The use of molecular epidemiology methods for identifying and tracking epidemic transmission clusters has recently gained traction, but these methods are not equipped to identify transmission clusters and their corresponding dynamics in real time. Now, University of Florida researchers, with support from a National Institute of Allergy and Infectious Diseases grant, will apply a new tool to model Florida’s dynamic HIV transmission clusters over time.
The project is led by Dr. Mattia Prosperi, an associate professor in the department of epidemiology in the University of Florida College of Public Health and Health Professions and the College of Medicine, and Dr. Marco Salemi, a professor in the department of pathology in the College of Medicine. Both are also members of Florida’s Emerging Pathogens Institute.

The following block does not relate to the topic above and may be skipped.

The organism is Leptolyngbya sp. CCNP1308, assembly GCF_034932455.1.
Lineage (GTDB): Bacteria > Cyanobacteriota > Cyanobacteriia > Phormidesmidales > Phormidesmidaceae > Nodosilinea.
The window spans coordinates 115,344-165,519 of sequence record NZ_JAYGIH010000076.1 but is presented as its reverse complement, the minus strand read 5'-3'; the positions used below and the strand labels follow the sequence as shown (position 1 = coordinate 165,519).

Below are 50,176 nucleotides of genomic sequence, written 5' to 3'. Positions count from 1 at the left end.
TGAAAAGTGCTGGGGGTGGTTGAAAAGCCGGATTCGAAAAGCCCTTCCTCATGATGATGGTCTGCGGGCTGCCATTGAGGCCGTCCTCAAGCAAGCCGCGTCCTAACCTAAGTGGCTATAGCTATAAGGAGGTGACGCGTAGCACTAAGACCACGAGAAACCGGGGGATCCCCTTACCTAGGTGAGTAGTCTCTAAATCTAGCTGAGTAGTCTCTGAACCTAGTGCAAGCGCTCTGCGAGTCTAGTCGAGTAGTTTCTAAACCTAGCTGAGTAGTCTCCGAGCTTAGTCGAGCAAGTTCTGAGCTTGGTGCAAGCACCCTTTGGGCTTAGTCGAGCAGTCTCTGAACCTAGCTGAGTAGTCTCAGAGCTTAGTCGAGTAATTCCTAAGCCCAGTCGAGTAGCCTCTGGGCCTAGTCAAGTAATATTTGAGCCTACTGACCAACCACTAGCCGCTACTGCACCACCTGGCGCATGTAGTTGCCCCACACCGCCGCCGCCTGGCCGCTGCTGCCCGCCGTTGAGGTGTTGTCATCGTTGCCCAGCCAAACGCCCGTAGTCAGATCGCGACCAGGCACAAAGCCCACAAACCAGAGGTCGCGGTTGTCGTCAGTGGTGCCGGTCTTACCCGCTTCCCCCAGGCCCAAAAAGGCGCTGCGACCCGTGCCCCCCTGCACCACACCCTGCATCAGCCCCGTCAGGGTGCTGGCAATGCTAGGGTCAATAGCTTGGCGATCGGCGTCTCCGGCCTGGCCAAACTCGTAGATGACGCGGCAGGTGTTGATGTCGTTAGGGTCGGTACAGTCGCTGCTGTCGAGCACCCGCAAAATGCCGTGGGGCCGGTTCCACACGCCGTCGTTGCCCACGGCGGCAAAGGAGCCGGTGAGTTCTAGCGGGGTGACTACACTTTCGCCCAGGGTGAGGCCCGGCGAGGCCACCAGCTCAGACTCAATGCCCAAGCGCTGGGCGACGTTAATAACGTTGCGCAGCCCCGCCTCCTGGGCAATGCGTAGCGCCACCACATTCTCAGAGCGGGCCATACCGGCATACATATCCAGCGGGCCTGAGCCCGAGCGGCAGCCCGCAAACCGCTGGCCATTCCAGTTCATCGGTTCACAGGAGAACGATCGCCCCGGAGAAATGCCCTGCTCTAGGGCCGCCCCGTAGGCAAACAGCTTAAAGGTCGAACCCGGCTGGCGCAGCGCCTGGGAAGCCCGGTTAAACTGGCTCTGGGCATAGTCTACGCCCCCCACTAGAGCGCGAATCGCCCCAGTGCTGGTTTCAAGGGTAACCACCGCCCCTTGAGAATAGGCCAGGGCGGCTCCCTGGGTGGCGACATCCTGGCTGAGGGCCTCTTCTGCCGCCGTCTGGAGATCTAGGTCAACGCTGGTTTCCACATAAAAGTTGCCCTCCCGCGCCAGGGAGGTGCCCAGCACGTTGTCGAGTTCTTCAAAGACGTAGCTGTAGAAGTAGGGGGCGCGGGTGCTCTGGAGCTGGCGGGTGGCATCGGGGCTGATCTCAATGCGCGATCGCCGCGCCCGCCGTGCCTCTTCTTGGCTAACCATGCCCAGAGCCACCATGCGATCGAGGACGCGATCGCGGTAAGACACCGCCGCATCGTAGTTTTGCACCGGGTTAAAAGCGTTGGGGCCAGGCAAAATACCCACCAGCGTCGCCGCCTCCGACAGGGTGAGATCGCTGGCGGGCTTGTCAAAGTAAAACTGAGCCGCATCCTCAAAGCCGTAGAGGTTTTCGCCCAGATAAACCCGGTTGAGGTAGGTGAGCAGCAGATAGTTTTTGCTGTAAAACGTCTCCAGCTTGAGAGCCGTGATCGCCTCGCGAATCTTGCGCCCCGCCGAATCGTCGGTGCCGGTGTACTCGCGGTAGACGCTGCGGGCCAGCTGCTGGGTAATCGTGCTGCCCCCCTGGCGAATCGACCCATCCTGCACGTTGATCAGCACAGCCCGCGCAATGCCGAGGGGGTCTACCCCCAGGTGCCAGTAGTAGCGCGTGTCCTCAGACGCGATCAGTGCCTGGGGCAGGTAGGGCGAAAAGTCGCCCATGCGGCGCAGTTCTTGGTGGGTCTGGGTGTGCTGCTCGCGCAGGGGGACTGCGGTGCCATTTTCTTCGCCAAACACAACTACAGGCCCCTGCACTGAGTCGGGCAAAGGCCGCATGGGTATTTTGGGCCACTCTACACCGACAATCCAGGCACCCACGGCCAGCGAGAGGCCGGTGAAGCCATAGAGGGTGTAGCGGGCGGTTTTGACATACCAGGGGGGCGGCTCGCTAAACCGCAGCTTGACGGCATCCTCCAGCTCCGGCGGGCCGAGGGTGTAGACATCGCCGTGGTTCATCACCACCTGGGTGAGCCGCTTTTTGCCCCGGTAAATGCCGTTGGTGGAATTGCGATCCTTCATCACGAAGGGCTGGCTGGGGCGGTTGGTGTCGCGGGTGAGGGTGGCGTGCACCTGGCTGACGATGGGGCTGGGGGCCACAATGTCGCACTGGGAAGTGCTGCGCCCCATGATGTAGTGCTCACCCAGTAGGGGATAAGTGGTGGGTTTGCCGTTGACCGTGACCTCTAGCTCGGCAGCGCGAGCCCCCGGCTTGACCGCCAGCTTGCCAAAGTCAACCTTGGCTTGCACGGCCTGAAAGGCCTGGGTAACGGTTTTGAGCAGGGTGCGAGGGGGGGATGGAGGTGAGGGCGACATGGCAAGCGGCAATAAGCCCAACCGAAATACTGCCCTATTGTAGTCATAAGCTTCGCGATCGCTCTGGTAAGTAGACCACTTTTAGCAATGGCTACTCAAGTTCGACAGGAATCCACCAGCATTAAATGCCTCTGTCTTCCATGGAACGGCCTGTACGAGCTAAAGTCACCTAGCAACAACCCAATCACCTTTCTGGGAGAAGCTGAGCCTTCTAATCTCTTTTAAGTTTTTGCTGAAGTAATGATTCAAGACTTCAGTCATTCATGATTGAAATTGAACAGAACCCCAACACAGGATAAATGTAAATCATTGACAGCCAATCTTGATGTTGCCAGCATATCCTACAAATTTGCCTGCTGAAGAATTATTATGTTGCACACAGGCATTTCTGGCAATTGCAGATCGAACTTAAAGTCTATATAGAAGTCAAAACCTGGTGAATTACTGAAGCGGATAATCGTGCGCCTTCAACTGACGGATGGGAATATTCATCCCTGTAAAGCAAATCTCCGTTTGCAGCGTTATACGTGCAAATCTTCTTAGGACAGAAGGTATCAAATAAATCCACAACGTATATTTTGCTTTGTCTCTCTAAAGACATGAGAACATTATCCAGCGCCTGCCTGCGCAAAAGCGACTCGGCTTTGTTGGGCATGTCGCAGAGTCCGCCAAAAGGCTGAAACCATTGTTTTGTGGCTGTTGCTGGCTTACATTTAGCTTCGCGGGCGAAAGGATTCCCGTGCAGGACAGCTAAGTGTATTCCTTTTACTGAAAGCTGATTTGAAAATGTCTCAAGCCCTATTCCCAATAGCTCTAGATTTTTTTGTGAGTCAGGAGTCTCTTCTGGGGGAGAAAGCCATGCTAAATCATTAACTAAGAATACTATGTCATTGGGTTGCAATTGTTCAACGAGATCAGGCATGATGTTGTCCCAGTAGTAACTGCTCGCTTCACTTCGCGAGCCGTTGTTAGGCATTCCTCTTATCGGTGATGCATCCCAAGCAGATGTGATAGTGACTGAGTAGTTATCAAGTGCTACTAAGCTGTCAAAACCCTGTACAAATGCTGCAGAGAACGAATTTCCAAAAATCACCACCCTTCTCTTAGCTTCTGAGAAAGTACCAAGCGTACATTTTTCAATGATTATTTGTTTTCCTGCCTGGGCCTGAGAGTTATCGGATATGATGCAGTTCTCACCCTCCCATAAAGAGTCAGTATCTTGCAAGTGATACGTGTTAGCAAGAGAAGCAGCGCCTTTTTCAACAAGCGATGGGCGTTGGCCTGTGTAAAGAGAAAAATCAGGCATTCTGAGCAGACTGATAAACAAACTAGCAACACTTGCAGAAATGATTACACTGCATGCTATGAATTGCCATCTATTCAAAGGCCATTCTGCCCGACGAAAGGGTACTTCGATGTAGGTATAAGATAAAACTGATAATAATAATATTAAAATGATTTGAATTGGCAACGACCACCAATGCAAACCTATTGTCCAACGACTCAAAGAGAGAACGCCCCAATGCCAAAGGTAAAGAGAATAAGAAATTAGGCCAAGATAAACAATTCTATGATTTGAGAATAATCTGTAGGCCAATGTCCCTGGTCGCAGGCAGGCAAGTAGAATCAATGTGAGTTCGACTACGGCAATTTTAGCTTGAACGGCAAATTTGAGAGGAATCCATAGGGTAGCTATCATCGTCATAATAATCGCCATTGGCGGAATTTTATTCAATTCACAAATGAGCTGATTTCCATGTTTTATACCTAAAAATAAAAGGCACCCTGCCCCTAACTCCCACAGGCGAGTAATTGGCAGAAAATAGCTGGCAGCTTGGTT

“Our new tool for dynamic identification of transmission epicenters, known as HIV-DYNAMITE, will aid in monitoring, in real time, hyper-connected and/or long-lasting clusters fueling emerging HIV regional epidemics,” Dr. Prosperi said.
Florida leads the nation in new HIV cases and rates of infection are on the rise among men who have sex with men, minority and tourist/immigrant populations. The researchers will partner with the Florida Department of Health to identify and predict infection trends as well as virus spread within Florida and among neighboring states by applying HIV-DYNAMITE to the Florida Department of Health’s extensive viral sequence dataset collected over the past 10 years. The data will be coupled with geo-demographic information.
The researchers plan to work closely with the Florida Department of Health to develop strategies to use the tool in practice and translate results into precision public health.
“The proposed approach has the potential to be incorporated into other settings within the U.S. with comparable statewide surveillance and virus sequencing coverage through national reference centers,” Dr. Prosperi said.